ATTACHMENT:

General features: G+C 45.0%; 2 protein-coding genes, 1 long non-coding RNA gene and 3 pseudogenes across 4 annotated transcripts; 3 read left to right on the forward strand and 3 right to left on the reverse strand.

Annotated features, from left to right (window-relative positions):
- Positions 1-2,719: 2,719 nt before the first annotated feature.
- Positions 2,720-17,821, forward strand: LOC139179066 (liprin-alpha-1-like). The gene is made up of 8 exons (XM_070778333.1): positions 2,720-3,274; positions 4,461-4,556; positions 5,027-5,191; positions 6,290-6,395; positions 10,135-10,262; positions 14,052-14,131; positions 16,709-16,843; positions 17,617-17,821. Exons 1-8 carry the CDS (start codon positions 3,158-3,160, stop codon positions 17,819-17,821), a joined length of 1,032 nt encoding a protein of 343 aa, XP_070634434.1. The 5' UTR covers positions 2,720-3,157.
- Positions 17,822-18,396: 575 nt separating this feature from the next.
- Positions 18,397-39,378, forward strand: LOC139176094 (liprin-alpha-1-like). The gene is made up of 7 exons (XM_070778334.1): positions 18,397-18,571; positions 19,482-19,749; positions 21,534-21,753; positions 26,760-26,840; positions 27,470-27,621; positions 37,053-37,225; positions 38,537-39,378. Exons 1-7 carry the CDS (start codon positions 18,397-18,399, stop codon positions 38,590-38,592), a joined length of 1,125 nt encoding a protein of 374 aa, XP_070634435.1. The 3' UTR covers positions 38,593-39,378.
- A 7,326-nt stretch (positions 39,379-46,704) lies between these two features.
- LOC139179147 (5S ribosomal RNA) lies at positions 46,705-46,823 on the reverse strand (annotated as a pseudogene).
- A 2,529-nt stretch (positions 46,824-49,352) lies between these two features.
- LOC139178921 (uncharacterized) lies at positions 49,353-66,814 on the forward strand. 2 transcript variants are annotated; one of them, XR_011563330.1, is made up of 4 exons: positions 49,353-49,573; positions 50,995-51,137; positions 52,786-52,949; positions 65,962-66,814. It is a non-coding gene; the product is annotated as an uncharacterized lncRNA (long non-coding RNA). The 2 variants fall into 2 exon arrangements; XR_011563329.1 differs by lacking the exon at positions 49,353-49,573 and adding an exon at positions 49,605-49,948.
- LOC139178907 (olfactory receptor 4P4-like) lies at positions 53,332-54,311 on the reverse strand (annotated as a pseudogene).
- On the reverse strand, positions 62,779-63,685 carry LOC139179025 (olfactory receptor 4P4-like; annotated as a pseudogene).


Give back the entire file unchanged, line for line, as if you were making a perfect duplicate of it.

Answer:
General features: G+C 45.0%; 2 protein-coding genes, 1 long non-coding RNA gene and 3 pseudogenes across 4 annotated transcripts; 3 read left to right on the forward strand and 3 right to left on the reverse strand.

Annotated features, from left to right (window-relative positions):
- Positions 1-2,719: 2,719 nt before the first annotated feature.
- Positions 2,720-17,821, forward strand: LOC139179066 (liprin-alpha-1-like). The gene is made up of 8 exons (XM_070778333.1): positions 2,720-3,274; positions 4,461-4,556; positions 5,027-5,191; positions 6,290-6,395; positions 10,135-10,262; positions 14,052-14,131; positions 16,709-16,843; positions 17,617-17,821. Exons 1-8 carry the CDS (start codon positions 3,158-3,160, stop codon positions 17,819-17,821), a joined length of 1,032 nt encoding a protein of 343 aa, XP_070634434.1. The 5' UTR covers positions 2,720-3,157.
- Positions 17,822-18,396: 575 nt separating this feature from the next.
- Positions 18,397-39,378, forward strand: LOC139176094 (liprin-alpha-1-like). The gene is made up of 7 exons (XM_070778334.1): positions 18,397-18,571; positions 19,482-19,749; positions 21,534-21,753; positions 26,760-26,840; positions 27,470-27,621; positions 37,053-37,225; positions 38,537-39,378. Exons 1-7 carry the CDS (start codon positions 18,397-18,399, stop codon positions 38,590-38,592), a joined length of 1,125 nt encoding a protein of 374 aa, XP_070634435.1. The 3' UTR covers positions 38,593-39,378.
- A 7,326-nt stretch (positions 39,379-46,704) lies between these two features.
- LOC139179147 (5S ribosomal RNA) lies at positions 46,705-46,823 on the reverse strand (annotated as a pseudogene).
- A 2,529-nt stretch (positions 46,824-49,352) lies between these two features.
- LOC139178921 (uncharacterized) lies at positions 49,353-66,814 on the forward strand. 2 transcript variants are annotated; one of them, XR_011563330.1, is made up of 4 exons: positions 49,353-49,573; positions 50,995-51,137; positions 52,786-52,949; positions 65,962-66,814. It is a non-coding gene; the product is annotated as an uncharacterized lncRNA (long non-coding RNA). The 2 variants fall into 2 exon arrangements; XR_011563329.1 differs by lacking the exon at positions 49,353-49,573 and adding an exon at positions 49,605-49,948.
- LOC139178907 (olfactory receptor 4P4-like) lies at positions 53,332-54,311 on the reverse strand (annotated as a pseudogene).
- On the reverse strand, positions 62,779-63,685 carry LOC139179025 (olfactory receptor 4P4-like; annotated as a pseudogene).